Gulf of the Farallones Sanctuary Quest Mission Leg
May 25, 2002
Paul Wong, Education Specialist
Gulf of the Farallones National Marine Sanctuary
After four days in the Gulf of the Farallones the McArthur finished this leg of the Sanctuary Quest research cruise. Originally scheduled for ten days, this portion of the cruise was cut short due to the delay caused by the ship fire and repair of equipment.
Even with the limited ship time in the Gulf of the Farallones, the science team was able to gather valuable information to add to the long-term Ecosystem Dynamics Study.
This comprehensive research monitors ocean conditions such as temperature, conductivity, and depth, samples and quantifies relative amounts of chlorophyll and plankton, and correlates observations of seabirds and marine mammals at known locations in the Gulf of the Farallones. Additionally, ROV dives provided opportunities to get a glimpse of bottom habitats and associated marine life.
The cruise was a unique opportunity for the science team to cover much of the Gulf of the Farallones and see the diversity of marine life that makes it such a dynamic place. The McArthur crisscrossed the Gulf of the Farallones numerous times to take advantage of ocean conditions and research opportunities.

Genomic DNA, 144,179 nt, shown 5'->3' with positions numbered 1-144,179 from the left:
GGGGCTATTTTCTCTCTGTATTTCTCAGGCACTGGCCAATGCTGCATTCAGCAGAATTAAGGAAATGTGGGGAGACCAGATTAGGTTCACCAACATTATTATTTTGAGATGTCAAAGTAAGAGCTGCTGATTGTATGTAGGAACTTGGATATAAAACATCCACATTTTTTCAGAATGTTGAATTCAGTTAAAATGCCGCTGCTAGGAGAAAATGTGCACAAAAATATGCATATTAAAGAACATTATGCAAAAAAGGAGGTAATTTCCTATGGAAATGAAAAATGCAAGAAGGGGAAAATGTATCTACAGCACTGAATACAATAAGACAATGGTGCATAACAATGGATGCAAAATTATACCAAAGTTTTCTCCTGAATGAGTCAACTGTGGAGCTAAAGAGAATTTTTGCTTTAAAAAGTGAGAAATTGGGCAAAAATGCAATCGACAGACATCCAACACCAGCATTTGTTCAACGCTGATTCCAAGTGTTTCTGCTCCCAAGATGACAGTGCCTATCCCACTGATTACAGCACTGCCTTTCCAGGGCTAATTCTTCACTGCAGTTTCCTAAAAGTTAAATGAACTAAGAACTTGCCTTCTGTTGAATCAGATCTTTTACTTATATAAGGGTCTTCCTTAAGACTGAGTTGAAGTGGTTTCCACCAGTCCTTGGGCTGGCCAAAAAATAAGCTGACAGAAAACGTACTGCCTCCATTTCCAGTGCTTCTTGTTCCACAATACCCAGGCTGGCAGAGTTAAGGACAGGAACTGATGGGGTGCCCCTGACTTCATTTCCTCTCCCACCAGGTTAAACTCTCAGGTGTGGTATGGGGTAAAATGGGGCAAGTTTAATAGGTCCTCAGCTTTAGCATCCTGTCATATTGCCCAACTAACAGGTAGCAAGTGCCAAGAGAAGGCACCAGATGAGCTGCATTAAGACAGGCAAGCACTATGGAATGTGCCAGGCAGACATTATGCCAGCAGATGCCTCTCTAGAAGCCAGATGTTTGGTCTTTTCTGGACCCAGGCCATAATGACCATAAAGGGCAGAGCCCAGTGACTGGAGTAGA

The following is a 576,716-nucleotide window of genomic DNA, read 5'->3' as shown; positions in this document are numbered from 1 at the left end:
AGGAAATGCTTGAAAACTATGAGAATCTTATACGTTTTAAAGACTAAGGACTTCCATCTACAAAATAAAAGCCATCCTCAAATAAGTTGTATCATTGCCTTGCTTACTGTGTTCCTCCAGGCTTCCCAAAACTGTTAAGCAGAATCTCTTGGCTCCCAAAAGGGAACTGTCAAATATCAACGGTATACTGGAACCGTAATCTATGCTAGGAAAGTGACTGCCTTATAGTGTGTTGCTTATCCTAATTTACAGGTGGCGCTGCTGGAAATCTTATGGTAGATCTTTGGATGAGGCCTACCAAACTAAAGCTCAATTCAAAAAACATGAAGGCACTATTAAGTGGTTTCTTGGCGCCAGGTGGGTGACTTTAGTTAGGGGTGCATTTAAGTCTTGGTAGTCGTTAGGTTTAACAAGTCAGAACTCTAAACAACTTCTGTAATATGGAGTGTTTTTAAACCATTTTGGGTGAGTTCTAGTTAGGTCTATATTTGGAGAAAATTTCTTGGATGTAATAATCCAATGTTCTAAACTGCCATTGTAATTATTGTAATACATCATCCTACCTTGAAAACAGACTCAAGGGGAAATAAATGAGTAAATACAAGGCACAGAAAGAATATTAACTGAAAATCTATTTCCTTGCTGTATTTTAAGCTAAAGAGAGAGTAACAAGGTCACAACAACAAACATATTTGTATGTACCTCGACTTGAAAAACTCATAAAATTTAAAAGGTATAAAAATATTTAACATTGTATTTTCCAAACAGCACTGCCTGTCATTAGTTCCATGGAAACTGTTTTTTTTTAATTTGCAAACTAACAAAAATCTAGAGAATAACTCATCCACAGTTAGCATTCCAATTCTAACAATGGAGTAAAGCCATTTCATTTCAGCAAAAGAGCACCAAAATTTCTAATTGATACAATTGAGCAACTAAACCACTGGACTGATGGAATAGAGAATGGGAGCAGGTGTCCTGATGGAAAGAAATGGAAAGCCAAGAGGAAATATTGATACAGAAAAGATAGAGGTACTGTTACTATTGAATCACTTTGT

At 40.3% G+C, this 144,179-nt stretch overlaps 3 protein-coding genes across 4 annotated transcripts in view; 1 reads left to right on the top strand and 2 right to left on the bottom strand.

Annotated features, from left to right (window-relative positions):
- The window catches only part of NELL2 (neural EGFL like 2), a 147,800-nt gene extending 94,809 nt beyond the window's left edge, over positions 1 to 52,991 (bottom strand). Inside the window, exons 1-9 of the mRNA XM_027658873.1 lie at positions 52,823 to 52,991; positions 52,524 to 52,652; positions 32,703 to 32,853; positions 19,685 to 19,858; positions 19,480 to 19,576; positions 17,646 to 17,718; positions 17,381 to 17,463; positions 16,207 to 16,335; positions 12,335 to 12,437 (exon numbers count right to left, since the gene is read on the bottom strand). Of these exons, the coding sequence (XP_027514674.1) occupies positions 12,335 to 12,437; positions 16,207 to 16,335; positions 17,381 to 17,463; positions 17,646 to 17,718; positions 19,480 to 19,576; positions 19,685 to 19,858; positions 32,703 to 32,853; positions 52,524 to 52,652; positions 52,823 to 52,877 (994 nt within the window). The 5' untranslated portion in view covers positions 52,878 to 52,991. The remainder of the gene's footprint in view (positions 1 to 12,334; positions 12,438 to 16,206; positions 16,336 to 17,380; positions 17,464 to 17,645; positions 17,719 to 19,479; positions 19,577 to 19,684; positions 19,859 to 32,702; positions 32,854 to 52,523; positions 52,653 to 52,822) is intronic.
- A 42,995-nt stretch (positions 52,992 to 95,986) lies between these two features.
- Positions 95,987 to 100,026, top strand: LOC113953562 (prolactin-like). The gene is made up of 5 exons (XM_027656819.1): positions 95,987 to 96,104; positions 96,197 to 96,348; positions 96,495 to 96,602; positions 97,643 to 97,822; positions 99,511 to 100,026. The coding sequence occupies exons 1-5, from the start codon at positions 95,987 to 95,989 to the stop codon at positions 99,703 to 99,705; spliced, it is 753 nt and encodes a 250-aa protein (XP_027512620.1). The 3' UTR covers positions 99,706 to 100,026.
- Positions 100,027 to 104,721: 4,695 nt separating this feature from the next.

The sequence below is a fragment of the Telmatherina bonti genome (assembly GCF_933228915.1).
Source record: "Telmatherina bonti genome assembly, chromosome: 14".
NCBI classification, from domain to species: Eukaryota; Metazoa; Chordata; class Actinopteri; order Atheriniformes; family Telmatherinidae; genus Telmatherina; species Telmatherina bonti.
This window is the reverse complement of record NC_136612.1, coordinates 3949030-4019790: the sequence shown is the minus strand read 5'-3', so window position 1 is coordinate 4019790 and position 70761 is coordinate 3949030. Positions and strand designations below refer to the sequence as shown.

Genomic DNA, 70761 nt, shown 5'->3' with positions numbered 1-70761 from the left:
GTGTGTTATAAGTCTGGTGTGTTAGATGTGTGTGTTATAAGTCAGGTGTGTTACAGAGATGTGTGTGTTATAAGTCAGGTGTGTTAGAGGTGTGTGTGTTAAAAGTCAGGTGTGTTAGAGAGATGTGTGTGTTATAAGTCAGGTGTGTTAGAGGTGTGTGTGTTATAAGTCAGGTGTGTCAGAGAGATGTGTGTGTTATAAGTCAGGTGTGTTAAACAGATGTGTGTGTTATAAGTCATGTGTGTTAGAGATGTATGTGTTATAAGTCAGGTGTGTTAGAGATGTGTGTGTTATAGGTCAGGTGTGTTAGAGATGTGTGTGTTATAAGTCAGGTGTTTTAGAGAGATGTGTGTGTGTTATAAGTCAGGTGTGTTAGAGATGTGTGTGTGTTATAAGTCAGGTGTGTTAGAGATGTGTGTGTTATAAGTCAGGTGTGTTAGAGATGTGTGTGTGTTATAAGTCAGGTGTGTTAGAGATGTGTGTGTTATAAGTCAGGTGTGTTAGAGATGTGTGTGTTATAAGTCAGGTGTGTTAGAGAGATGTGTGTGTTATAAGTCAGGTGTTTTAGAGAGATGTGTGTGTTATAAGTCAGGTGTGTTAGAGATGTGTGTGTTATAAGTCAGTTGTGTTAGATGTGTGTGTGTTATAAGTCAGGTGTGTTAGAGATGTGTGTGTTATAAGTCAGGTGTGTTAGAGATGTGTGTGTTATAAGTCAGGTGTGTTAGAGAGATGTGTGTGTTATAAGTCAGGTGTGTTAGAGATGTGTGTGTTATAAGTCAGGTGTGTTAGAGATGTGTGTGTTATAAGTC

During times when the ROV was being repaired or conditions were too rough for a dive the science team took advantage by performing wildlife observation transects. One transect on the first day took the McArthur from the relatively calm and shallow waters of Drake's Bay near Point Reyes out past the Farallon Islands to the deep waters off the continental shelf. It was incredible to see the Farallon Islands and the coastline along Point Reyes in the glow of the setting sun.
While the major upwelling season and its corresponding productivity occur in the coming summer months, the ocean waters are still full of marine life.
There was plenty of evidence of krill around as humpback whales and seabirds were observed on the surface feeding and the plankton nets were also full of the small shrimp-like crustaceans. This abundance also affected the ship's operation. At the last sampling station of the cruise, a surface swarm of krill was seen breaking the water near the boat. Shortly thereafter the ship's engineer responded to an alarm in the engine room and found that one of the filters was plugged with krill. He reported that it was the third time he had cleaned krill off the filters.
Having completed research in the Gulf of the Farallones National Marine Sanctuary, the McArthur is scheduled to head out next to Cordell Bank National Marine Sanctuary for ten days.